Linux kernel loc

The task Tama set out to accomplish was rather straightforward. One of the clients had a legacy inventory management application, and they needed a simple text field added to an entry form.

Though he'd never seen the code, and the word "legacy" sent chills through his spine, he was confident he could get it done quickly and painlessly. Without hesitation, he downloaded the sources and dug in to acquaint himself with the codebase.

The database migration went easily, but the actual application—a WebForms solution spanning multiple projects and hundreds of files—turned out to be the strangest code Tama had ever seen. The first thing that caught his attention was an abundance of redundant and pointless code. Gems like


bool refreshView = false;
if (refreshView)
{
    //...
}

and


if (val == null || val.IsNull)
{
    return false;
}
return true;

popped up in nearly every method, bloating them and making Resharper wince in pain as it rendered thousands of warnings. Then there were the methods themselves. Instead of generics, each table column had multiple overloads of various methods with word-for-word identical contents.

The more Tama kept digging, the more he kept cursing at the obviously novice programmer who'd written the application. The code was atrociously unmaintainable, and even the slightest changes required modifying tens of code files across different projects. Instance methods doing nothing but calling out to static ones, multi-line calculations returning a constant value every time—it was as if the previous developer's sole goal was to write as much code as they possibly could, without any regard for proper coding standards or common sense.

Finally, Tama realized what was really going on.

public static string GetXMLString()
{
    if(_DefinitionString == "")
    {
        System.Text.StringBuilder tbf = new System.Text.StringBuilder();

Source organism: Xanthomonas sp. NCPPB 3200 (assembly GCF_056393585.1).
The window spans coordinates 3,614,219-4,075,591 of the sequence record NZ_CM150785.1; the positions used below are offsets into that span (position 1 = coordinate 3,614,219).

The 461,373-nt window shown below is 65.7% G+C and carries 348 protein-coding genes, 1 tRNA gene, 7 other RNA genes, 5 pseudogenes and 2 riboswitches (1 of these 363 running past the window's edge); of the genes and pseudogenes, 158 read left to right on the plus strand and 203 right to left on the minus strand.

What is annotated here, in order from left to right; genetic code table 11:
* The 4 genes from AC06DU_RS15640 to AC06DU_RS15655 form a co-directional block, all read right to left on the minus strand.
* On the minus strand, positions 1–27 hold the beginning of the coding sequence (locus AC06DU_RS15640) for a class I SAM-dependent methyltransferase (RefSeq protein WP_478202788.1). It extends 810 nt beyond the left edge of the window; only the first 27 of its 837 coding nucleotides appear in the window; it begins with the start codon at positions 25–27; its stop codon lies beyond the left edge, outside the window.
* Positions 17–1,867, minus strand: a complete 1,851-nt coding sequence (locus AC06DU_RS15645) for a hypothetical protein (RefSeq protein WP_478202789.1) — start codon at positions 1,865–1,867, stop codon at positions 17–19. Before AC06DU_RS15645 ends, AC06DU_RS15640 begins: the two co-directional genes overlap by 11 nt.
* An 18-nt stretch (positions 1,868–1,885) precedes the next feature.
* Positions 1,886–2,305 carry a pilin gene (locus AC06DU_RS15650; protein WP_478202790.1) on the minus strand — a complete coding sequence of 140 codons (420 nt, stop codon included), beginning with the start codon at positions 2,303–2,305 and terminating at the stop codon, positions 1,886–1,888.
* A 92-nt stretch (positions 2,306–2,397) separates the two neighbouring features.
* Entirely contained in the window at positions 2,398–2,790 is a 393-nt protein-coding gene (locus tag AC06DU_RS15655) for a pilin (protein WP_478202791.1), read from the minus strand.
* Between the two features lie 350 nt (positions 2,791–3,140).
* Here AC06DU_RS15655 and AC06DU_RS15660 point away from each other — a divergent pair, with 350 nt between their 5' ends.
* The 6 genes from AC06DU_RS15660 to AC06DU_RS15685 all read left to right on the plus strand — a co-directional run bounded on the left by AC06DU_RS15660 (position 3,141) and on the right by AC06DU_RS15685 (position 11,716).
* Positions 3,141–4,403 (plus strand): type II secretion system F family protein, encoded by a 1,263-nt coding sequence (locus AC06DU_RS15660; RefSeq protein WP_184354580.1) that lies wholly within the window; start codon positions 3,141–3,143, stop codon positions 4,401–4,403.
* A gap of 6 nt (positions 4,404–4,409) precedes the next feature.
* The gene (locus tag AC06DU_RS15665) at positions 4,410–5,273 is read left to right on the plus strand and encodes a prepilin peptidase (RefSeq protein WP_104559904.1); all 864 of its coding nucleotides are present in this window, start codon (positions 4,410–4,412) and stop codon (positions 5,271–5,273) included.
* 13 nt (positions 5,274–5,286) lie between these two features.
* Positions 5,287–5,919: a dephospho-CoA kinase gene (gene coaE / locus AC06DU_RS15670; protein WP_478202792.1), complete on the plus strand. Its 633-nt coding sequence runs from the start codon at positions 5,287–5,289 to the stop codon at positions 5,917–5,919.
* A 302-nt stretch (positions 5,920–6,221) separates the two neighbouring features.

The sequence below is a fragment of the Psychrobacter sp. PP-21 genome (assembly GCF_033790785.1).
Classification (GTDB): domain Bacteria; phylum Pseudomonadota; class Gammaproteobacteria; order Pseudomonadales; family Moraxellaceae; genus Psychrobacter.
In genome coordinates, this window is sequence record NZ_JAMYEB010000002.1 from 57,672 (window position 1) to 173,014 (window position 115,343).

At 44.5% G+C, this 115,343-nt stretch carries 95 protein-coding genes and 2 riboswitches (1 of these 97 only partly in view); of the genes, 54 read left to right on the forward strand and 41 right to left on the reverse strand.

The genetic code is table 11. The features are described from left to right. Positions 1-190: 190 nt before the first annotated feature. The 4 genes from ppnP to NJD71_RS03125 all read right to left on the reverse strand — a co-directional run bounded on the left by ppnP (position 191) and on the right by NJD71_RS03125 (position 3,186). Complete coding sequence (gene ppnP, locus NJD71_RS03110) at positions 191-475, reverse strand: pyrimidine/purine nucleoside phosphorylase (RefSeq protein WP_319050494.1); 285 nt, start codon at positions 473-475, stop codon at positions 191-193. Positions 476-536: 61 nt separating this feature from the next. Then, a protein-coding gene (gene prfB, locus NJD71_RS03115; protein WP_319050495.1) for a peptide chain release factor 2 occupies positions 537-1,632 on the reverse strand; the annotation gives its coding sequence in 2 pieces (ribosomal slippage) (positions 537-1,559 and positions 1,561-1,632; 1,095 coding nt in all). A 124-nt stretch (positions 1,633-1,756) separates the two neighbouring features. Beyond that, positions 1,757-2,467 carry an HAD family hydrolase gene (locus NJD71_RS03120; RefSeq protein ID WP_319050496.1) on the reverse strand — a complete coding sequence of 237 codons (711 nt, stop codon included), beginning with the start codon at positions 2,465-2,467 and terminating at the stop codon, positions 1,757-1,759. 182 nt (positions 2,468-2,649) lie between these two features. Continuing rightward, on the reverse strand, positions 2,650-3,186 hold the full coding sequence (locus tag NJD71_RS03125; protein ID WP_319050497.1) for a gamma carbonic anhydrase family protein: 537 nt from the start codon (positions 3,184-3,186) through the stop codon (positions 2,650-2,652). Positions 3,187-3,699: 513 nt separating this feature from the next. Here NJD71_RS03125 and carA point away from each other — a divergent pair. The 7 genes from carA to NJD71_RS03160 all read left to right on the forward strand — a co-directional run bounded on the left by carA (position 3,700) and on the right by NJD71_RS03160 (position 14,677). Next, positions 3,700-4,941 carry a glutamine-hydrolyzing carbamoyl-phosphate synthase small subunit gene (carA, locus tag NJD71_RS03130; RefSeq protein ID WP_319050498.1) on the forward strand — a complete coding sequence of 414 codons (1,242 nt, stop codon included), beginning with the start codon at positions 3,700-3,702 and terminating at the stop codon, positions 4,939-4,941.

tbf.Append(@"<XMLDefinition Generator=""SpeedyWare Table Designer"" Version=""3.4"" Type=""GENERIC"">");
        _DefinitionString = tbf.ToString();
        tbf.Append(  @"<ColumnDefinition>");
        _DefinitionString = tbf.ToString();
        tbf.Append(    @"<Column ColNumber=""0"">");
        _DefinitionString = tbf.ToString();
        tbf.Append(      @"<columnName>StateId</columnName>");
        _DefinitionString = tbf.ToString();
        tbf.Append(      @"<columnUIName>State</columnUIName>");
        _DefinitionString = tbf.ToString();
        tbf.Append(      @"<columnType>Number</columnType>");
        _DefinitionString = tbf.ToString();
        tbf.Append(      @"<columnDBType>int</columnDBType>");
        _DefinitionString = tbf.ToString();
        tbf.Append(      @"<columnLengthSet>10.0</columnLengthSet>");
        _DefinitionString = tbf.ToString();
        tbf.Append(      @"<columnDefault></columnDefault>");
        _DefinitionString = tbf.ToString();
        tbf.Append(      @"<columnDBDefault></columnDBDefault>");
        _DefinitionString = tbf.ToString();
        tbf.Append(      @"<columnIndex>Y</columnIndex>");
        _DefinitionString = tbf.ToString();
        tbf.Append(      @"<columnUnique>Y</columnUnique>");
        //...
    }
}

SpeedyWare Table Designer, Tama thought to himself.

It was all generated code, or at least used to be at some point, since neither the actual generator nor the sources were anywhere to be found. But why was it so terrible? What possible motivation could lie behind utterly defeating the purpose of a StringBuilder by calling ToString() after each line, among all the other sins and indecencies?

The answer to that question was a quick Google search away. Looking past the various warez sites, Tama managed to find SpeedyWare's webpage, where a large heading proudly boasted:

Write 10,000 Lines of Code in 10 minutes!

It seemed that on some fateful day in the past, someone had had the great idea to make a simple app generator. Then Marketing had come along to milk the idea for all it was worth: This tool will write your business apps for you! Marketing promised that it would generate thousands of lines of code, since lines of code were obviously the best metric of effort and quality. Perhaps their management took this claim literally. Perhaps a customer complained that they only received 9,995 lines of code. Whatever the reason, the developers had been forced to bend and twist the generator until it extruded the magical 10,000 lines at any cost.

How well did it work out for the company? Tama scrolled down the webpage, expecting to find testimonials from happy customers announcing how much time the tool saved them. Instead, he found this little blurb:

Technical support for SpeedyWare Table Designer was discontinued on December 31, 2015 as part of our company ceasing operations.

As it turns out, even 10,000 lines of code will not save you if there's not a single good one among them.

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